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Lent: The season for feasting and fasting
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The advent of Lent always brings to mind Father William Delaney, former pastor of St. Anthony of Padua Parish in Manteca.

It’s what he never failed to include in his Lenten homily which brings on the memory. It was an unforgettable line made memorable not only because of its repetition year after year, but because of the chuckles that it never failed to elicit from the congregation. The six weeks of Lent, he would remind his parishioners from the pulpit, affords us the time to focus on things that are most important for the soul rather than for the gratification of the body. Giving up chocolate, ice cream, candy or such favorite indulgences during Lent is well and good for the right intentions, he would say. Then it was at this point that he delivered his punch line: “But don’t give up chocolate and ice cream or any of your favorite food because you want to look good in your bikini in the summer.”

Father Delaney, a member of the Precious Blood (C.PP.S.) order who is now a senior priest at St. Agnes Parish in Los Angeles, would then take a pause as he waited for the rolling laughter to subside. While he allowed a small smile to touch his bespectacled face, the rest of his message was always delivered in all seriousness.

Fasting and “giving up something” are messages that predominate during the 40 days of Lent among Catholics. But the “purpose for this forty-day retreat,” writes Father Joseph Illo in his blog ( , “is not merely to ‘give up something,’ like sweets or television. Lent’s essential purpose is not to test our will power, but to increase our love for God and neighbor.”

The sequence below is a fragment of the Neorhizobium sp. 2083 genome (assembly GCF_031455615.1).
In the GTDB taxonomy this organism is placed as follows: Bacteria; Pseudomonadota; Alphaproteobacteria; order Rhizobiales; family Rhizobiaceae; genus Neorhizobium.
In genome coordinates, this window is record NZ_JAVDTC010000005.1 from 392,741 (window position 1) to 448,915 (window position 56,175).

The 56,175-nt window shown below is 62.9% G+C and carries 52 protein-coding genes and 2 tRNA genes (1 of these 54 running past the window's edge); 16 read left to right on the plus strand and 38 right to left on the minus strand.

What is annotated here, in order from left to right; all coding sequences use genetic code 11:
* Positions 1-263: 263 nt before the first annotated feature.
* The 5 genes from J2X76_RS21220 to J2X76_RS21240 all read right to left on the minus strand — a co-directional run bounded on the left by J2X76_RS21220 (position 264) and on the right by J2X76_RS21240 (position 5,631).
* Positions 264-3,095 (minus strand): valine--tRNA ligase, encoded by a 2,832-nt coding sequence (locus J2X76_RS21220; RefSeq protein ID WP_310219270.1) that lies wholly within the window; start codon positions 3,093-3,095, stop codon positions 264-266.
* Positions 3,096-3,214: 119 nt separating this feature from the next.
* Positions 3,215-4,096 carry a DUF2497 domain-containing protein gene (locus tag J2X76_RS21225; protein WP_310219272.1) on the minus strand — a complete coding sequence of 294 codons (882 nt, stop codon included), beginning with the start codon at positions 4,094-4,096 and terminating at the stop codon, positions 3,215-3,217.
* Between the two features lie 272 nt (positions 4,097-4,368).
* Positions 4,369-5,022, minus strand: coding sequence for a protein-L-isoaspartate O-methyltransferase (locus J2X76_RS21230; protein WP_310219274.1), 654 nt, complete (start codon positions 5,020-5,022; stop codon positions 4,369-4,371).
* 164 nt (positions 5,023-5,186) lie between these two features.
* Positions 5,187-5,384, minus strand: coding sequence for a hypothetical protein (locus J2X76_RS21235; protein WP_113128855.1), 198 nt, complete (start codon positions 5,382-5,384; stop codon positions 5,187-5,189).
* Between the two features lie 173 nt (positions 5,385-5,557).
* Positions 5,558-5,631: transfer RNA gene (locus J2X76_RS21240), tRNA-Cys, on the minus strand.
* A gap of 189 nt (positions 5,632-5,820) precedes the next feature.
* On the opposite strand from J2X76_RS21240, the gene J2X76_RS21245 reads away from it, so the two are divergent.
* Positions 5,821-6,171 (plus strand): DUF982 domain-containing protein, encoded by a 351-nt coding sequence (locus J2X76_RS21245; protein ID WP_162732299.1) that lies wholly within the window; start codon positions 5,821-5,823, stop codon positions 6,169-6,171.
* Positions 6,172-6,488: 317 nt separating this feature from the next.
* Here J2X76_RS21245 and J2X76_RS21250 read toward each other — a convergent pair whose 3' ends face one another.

The former assistant pastor at St. Anthony’s in Manteca and former pastor of St. Joseph’s in Modesto who is now senior chaplain at Thomas Aquinas College in Santa Paula, Calif., then elaborates his Lenten message in his March 2 blog:

• “Fasting prepares the ground; it cleans out the soul so that God can find a place within us. Not even Almighty God can enter a heart that is already full.

• “Fasting is not an end in itself but only a means, and yet many Catholics think of Lent as only ‘giving something up.’

• “Fasting makes real prayer possible, so that we are capable of receiving God.”

He concludes with the message that “the final end of Lent is love: love of God in prayer, and love of neighbor in almsgiving.”

The season of Lent also throws me back to the messages of “fasting and feasting” that family and friends have always shared with me through the years. There are many variations to the theme and thought, and anyone can add their own to the list as they deem applicable to their own spiritual situation. Here are some of the really touching ones that have been passed on to me for my own Lenten spiritual journey:


Fast from bitterness, feast on forgiveness.

Fast from selfishness, feast on compassion for others.

Fast from discouragement, feast on seeing the good.

Fast from apathy, feast on enthusiasm.

Fast from suspicions, feast on truth.

Fast from talking, feast on listening.

Fast from anger, feast on patience.

Fast from idle gossip, feast on purposeful silence.


To contact Rose Albano Risso, email